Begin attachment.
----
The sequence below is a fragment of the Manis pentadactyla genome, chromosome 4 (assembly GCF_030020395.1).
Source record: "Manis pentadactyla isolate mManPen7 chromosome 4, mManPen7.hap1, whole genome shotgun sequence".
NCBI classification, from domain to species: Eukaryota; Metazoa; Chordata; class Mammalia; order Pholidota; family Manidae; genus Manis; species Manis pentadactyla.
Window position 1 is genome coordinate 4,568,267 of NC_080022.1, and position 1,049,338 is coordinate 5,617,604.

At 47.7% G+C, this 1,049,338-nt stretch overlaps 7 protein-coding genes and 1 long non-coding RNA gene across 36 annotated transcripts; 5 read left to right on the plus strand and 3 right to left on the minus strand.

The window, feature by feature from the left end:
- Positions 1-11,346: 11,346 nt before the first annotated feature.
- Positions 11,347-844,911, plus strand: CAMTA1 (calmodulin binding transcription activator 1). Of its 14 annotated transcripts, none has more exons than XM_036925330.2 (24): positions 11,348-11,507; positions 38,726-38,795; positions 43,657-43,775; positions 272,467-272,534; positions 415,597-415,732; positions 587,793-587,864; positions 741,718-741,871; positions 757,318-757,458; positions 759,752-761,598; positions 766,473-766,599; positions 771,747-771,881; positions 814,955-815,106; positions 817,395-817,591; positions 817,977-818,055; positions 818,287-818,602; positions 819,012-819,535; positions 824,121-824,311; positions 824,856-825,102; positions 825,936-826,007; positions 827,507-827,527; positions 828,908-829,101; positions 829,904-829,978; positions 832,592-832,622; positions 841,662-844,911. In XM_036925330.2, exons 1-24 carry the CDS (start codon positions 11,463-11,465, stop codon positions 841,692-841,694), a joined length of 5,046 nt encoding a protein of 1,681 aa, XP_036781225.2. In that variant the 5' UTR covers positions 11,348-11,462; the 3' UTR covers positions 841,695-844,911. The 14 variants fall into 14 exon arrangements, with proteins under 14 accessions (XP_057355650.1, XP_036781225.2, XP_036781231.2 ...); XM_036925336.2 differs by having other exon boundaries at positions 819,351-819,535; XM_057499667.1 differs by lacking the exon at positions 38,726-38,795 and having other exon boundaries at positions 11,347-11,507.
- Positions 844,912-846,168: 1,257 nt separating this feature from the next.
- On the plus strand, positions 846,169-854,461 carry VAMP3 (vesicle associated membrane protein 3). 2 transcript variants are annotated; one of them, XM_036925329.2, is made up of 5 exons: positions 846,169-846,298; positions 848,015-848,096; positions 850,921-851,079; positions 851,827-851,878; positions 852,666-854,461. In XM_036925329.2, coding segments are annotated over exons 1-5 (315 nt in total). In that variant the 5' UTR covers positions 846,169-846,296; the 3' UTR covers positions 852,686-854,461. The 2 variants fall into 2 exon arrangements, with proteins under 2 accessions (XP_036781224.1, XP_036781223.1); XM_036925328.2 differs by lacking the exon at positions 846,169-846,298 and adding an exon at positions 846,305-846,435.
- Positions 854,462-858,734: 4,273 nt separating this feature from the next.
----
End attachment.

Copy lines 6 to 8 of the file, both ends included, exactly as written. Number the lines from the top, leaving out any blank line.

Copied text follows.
The window, feature by feature from the left end:
- Positions 1-11,346: 11,346 nt before the first annotated feature.
- Positions 11,347-844,911, plus strand: CAMTA1 (calmodulin binding transcription activator 1). Of its 14 annotated transcripts, none has more exons than XM_036925330.2 (24): positions 11,348-11,507; positions 38,726-38,795; positions 43,657-43,775; positions 272,467-272,534; positions 415,597-415,732; positions 587,793-587,864; positions 741,718-741,871; positions 757,318-757,458; positions 759,752-761,598; positions 766,473-766,599; positions 771,747-771,881; positions 814,955-815,106; positions 817,395-817,591; positions 817,977-818,055; positions 818,287-818,602; positions 819,012-819,535; positions 824,121-824,311; positions 824,856-825,102; positions 825,936-826,007; positions 827,507-827,527; positions 828,908-829,101; positions 829,904-829,978; positions 832,592-832,622; positions 841,662-844,911. In XM_036925330.2, exons 1-24 carry the CDS (start codon positions 11,463-11,465, stop codon positions 841,692-841,694), a joined length of 5,046 nt encoding a protein of 1,681 aa, XP_036781225.2. In that variant the 5' UTR covers positions 11,348-11,462; the 3' UTR covers positions 841,695-844,911. The 14 variants fall into 14 exon arrangements, with proteins under 14 accessions (XP_057355650.1, XP_036781225.2, XP_036781231.2 ...); XM_036925336.2 differs by having other exon boundaries at positions 819,351-819,535; XM_057499667.1 differs by lacking the exon at positions 38,726-38,795 and having other exon boundaries at positions 11,347-11,507.